Blessed are the merciful

There is a saying that just like going to McDonald’s doesn’t make you a hamburger, is just like going to church doesn’t make you a Christian (I guess we are in the land of Whataburger so maybe I should say just like going to Whataburger doesn’t make you hamburger).  I may add, just like going to a Christian school doesn’t make you a Christian.

As we have been looking at the beatitudes, Jesus is telling us what it means to live in the kingdom of God. Not just anyone can be in the kingdom of God, only a follower of Christ, a Christian, can be in His kingdom. You can not assume that just because you go to a Christian school and attend a church that you are a Christian.  This is important because the beatitudes are not things you do but they are who you are. It is because Jesus has changed your heart. You don’t act poor in spirit, you are poor in spirit. You don’t act like you hunger and thirst for righteousness, in your soul, you hunger and thirst for what is right. This is important to understand as we move on to our next beatitude, blessed are the merciful for they shall obtain mercy. Each beatitude builds on the one before it.  In order to be a person who is full of mercy, you must first be poor in spirit, then you must mourn the sin inside and outside of you, and next from a heart that hunger and thirsts for righteousness, you cannot help but be merciful to your neighbor.

It is like a person who by his bad decisions loses all his money and has to declare bankruptcy. He appears before the judge, thinking this is the end, but instead is told every debt has been paid in full.  That person should then be able to show great love and mercy to others around him. You see mercy comes from mercy. Pastor John Piper says our mercy to each other comes from God’s mercy to us. If you want to be a merciful person, then you must be a broken person.  Poor in spirit. Mournful. Knowing that everything we have comes by the mercy of God.

Let’s talk about mercy by talking about what it is not.  In Matthew 9:10-13 it says,

And as he (Jesus) sat at table in the house, behold, many tax collectors and sinners came and sat down with Jesus and his disciples. And when the Pharisees saw this, they said to his disciples, “Why does your teacher eat with tax collectors and sinners?” But when he heard it, he said, “Those who are well have no need of a physician, but those who are sick. Go and learn what this means, ‘I desire mercy, and not sacrifice.’ For I came not to call the righteous, but sinners.”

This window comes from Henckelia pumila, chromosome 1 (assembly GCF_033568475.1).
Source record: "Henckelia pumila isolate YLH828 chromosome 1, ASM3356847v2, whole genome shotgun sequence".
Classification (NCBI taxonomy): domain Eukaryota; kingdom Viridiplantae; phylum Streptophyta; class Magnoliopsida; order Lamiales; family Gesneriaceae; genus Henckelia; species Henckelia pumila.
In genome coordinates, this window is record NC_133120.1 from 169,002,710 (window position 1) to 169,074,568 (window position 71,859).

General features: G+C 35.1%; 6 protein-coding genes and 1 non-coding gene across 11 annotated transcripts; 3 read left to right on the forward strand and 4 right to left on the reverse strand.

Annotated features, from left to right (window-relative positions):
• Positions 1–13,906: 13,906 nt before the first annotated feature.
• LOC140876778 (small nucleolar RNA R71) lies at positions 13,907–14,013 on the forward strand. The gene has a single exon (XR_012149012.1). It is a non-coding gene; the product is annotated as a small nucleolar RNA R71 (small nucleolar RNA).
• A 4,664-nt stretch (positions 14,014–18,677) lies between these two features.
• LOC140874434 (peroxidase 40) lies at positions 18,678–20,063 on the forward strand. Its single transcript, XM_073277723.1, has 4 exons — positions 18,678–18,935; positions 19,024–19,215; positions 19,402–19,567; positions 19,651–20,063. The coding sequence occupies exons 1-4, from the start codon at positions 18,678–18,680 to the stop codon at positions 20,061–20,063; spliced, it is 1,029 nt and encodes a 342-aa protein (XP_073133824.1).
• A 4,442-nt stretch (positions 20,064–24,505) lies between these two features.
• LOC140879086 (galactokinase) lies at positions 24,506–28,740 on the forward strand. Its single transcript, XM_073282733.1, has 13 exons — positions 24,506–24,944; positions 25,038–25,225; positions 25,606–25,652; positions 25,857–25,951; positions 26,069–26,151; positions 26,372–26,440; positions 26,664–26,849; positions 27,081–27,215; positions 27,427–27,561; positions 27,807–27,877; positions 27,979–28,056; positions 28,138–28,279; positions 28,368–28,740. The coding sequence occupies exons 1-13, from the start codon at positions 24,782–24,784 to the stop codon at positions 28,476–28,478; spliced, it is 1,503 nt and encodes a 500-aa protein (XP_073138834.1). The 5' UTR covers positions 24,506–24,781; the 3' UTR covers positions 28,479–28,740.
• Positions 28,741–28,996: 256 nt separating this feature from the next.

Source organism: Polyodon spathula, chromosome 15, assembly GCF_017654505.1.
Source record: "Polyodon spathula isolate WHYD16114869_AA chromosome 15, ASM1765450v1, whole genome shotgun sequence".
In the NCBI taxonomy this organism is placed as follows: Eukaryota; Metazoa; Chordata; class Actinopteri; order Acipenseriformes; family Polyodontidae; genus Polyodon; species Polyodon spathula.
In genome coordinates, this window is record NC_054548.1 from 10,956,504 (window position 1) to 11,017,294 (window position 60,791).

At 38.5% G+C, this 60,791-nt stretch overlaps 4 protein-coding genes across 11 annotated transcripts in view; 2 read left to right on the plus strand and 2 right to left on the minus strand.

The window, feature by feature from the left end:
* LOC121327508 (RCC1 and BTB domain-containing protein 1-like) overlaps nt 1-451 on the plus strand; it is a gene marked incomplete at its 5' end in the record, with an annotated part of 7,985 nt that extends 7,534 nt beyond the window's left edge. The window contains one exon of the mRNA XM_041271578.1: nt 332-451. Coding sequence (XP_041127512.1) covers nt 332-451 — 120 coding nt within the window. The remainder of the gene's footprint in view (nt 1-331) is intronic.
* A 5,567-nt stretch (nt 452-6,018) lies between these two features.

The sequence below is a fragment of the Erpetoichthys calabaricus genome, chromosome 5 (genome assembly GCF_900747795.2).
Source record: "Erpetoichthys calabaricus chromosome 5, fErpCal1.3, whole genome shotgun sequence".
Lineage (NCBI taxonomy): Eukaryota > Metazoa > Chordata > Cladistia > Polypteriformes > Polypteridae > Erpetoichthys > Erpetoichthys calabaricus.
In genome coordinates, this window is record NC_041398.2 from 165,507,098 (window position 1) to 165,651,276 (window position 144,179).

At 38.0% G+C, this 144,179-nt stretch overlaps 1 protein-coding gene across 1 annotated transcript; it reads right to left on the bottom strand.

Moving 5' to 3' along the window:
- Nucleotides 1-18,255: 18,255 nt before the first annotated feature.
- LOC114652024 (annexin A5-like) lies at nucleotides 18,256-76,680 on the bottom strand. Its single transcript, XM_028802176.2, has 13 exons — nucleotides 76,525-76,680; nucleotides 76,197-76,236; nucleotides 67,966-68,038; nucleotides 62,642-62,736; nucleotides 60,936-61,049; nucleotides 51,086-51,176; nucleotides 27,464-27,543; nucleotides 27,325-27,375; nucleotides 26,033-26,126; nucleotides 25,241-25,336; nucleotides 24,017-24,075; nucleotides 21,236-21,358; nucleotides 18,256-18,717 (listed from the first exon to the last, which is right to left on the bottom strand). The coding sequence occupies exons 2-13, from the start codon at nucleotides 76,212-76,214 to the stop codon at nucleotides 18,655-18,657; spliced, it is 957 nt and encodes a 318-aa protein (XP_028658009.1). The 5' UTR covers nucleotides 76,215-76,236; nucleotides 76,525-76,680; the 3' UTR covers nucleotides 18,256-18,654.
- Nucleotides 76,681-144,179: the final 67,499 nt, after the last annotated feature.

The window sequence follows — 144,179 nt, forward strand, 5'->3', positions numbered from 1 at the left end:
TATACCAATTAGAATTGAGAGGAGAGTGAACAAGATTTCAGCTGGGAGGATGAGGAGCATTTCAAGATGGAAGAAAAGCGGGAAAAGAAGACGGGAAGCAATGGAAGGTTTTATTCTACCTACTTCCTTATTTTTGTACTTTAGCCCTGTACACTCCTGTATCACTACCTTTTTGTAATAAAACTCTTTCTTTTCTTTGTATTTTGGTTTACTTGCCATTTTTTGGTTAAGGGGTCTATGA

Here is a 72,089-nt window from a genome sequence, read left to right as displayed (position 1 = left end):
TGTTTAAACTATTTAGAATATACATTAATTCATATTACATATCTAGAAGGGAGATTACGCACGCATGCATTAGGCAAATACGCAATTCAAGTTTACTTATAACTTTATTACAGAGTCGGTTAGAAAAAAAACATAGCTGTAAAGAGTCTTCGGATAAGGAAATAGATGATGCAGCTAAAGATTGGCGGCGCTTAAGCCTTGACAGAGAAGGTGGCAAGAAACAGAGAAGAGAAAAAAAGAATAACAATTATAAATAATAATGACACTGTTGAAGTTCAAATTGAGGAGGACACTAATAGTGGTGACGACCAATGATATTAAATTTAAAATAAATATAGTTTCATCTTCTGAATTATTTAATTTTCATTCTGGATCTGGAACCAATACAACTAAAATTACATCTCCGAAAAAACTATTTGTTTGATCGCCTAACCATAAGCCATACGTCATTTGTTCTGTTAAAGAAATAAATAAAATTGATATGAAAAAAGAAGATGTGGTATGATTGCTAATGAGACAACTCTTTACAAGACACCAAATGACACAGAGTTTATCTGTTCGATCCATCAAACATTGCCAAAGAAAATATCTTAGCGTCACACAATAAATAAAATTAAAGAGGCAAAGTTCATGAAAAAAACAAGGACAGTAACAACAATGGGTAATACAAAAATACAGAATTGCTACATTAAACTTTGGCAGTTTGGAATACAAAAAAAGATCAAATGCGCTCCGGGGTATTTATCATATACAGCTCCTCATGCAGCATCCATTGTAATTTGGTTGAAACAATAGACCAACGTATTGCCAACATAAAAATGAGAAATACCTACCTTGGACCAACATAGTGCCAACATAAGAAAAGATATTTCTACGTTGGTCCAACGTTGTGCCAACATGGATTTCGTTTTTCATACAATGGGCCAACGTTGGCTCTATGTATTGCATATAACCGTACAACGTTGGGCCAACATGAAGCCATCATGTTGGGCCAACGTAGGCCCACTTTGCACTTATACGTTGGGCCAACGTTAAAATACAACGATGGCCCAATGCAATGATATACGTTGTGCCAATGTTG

“I desire mercy, not sacrifice.”  That is a quote from the Old Testament prophet Hosea where God accuses the people that their love is like the dew on the grass. It is there for a brief morning hour and then is gone.  The point Hosea is making is that God does not want us to do these religious activities, these duties, these Christian “I have to’s”, no, Jesus wants our hearts. I do these things because I want to.  I participate in chapel because I want to sing his praises. I listen in Bible class because I want to hear God’s word. Not because I have to to get a good grade. I go to church because I want to worship God not because my parents make me.  God desires mercy, not sacrifice. We think we can sacrifice a little time on Sunday morning and God is good with that. We think if we sacrifice to memorize Bible verses, God is pleased with us. We think if we sacrifice some money and buy toys for people in need, God will bless us. God desires mercy, heartfelt, sincere love for your neighbor, not outward sacrifice.  

In the passage I just read, Jesus was talking to the Pharisees and they were eating with tax collectors and sinners. Jesus said He came for those that knew that they were sick in their souls, not the ones that performed religious duty and thought that they were fine before God and needed no help at all.  We are to see ourselves like the poor, the tax collectors, the sinners, and not like the proud Pharisees who thought they knew everything they needed to about the Bible.

Let’s look at another example. (Matthew 23:23–24).

“Woe to you, scribes and Pharisees, hypocrites! For you tithe mint and dill and cumin, and have neglected the weightier matters of the law: justice and mercy and faithfulness. These you ought to have done, without neglecting the others. You blind guides, straining out a gnat and swallowing a camel!”